How to gradually adopt containers on Azure?
Adopting container technologies can be challenging or even overwhelming. The learning curve can be steep, especially if you immediately rush to Azure Kubernetes Services. If you are not yet ready to dive deep into this world, you can make intelligent choices and adopt a phased approach.
Not all container services have the same level of complexity. It is particularly true for Azure Web App for Containers and Azure Container Instances, where the only thing required from your end is providing a container image. The below image illustrates the different services and their level of complexity:
Web Apps for Containers and Container Instances are straightforward to use. They only require you to know how to build a container image and push it to a container registry such as Azure Container Registry. They can be both used to lift & shift some workloads from your on-premises environment to Azure. They both support Windows containers. So, if you have plain old IIS-hosted web apps, they could be packaged as containers and pushed to such services.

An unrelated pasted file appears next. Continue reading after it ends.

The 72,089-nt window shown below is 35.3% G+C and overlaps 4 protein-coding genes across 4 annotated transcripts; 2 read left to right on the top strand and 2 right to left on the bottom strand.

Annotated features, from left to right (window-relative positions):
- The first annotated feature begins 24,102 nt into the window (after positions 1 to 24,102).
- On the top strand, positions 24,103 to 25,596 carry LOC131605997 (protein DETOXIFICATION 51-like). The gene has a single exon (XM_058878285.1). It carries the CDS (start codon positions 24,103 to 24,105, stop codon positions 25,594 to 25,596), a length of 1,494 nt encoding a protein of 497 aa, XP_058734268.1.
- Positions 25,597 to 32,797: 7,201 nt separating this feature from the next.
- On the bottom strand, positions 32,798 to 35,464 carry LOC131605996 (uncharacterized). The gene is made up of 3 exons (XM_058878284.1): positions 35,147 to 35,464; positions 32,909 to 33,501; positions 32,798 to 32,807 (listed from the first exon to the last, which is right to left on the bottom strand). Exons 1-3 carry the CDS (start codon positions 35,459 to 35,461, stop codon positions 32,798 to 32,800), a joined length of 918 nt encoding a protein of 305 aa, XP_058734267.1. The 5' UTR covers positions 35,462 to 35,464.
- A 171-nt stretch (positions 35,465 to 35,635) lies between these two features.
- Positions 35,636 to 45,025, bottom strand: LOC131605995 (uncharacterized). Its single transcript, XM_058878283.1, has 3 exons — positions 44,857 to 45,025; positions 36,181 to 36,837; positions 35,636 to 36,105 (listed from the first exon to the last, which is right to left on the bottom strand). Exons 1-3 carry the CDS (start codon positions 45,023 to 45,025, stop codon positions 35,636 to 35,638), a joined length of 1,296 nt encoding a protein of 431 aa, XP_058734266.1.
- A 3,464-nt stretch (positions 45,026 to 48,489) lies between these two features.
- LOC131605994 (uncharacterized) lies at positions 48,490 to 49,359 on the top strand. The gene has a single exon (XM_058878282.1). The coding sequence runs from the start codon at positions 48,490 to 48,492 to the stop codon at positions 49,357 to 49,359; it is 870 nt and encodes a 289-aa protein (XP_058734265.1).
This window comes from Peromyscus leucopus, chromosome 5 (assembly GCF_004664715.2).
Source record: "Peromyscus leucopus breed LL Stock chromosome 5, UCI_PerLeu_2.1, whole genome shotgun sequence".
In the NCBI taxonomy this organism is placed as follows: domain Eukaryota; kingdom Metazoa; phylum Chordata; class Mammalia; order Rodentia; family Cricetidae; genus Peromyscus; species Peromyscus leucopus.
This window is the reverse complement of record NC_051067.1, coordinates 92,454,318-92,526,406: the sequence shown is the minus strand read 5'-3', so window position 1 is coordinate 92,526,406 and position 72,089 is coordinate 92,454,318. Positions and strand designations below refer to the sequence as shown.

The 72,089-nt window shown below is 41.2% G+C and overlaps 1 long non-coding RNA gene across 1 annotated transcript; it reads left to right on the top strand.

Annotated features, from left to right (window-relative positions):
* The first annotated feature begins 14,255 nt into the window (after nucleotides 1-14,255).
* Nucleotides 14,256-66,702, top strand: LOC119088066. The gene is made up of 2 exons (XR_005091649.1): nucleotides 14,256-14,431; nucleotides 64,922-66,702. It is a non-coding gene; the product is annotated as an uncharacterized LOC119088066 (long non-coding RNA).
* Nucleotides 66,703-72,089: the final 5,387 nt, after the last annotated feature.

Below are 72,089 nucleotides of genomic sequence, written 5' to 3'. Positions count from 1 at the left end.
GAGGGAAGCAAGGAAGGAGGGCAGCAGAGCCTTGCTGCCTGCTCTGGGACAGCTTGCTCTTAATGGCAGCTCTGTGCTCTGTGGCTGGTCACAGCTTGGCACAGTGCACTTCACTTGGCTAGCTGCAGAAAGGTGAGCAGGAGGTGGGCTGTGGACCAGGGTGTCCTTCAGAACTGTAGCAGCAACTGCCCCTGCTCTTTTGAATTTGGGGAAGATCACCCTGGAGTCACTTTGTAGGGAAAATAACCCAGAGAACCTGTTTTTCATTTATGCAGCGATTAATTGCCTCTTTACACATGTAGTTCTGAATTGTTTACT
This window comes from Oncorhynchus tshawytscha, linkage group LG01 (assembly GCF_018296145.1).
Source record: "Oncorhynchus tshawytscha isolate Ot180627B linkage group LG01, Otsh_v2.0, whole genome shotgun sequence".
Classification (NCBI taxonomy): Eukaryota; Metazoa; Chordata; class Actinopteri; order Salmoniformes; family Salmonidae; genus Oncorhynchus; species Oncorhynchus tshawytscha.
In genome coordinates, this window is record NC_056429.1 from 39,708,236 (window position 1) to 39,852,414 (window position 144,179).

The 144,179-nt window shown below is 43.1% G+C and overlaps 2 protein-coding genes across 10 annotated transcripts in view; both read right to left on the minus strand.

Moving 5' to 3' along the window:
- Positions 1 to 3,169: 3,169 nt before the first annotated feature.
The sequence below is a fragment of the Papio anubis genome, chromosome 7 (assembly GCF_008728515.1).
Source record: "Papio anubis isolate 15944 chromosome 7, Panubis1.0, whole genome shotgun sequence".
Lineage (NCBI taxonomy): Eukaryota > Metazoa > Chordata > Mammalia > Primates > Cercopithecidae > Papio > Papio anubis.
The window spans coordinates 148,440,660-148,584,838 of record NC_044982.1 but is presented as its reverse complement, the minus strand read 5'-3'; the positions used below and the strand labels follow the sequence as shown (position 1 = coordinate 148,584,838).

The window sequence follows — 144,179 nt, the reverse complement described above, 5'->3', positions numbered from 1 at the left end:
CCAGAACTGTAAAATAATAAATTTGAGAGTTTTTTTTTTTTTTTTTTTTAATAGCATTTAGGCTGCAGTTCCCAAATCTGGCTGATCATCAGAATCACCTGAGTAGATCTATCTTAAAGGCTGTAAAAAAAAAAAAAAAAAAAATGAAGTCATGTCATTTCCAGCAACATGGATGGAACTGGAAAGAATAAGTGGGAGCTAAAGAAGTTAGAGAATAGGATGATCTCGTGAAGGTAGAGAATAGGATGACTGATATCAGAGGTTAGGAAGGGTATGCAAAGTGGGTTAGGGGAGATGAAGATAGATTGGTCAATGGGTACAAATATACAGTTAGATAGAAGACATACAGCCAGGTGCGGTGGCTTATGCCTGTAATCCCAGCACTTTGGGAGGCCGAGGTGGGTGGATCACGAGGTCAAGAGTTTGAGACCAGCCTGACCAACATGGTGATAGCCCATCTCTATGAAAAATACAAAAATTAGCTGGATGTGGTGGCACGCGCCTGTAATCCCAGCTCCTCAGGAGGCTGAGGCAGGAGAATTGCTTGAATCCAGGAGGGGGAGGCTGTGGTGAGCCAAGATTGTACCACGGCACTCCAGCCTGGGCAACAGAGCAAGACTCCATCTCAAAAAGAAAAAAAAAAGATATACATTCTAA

Container apps are also easy to use but offer more functionalities, such as KEDA and Dapr. So, if you want to leverage this service to its full potential, you’ll need to know more about these things.
Azure Red Hat OpenShift (ARO) is a complete container orchestration system with a layer on top of Kubernetes, which abstracts some underlying complexity of K8s.
At last, we have AKS. It is much easier to use today than a few years ago, but it remains K8s with its entire ecosystem, so we’re not in the same playground anymore.
The benefit of the phased approach is that you will already get your teams to learn how to package applications as containers without the extra complexity of an orchestrator. You have done part of the job the day you want more.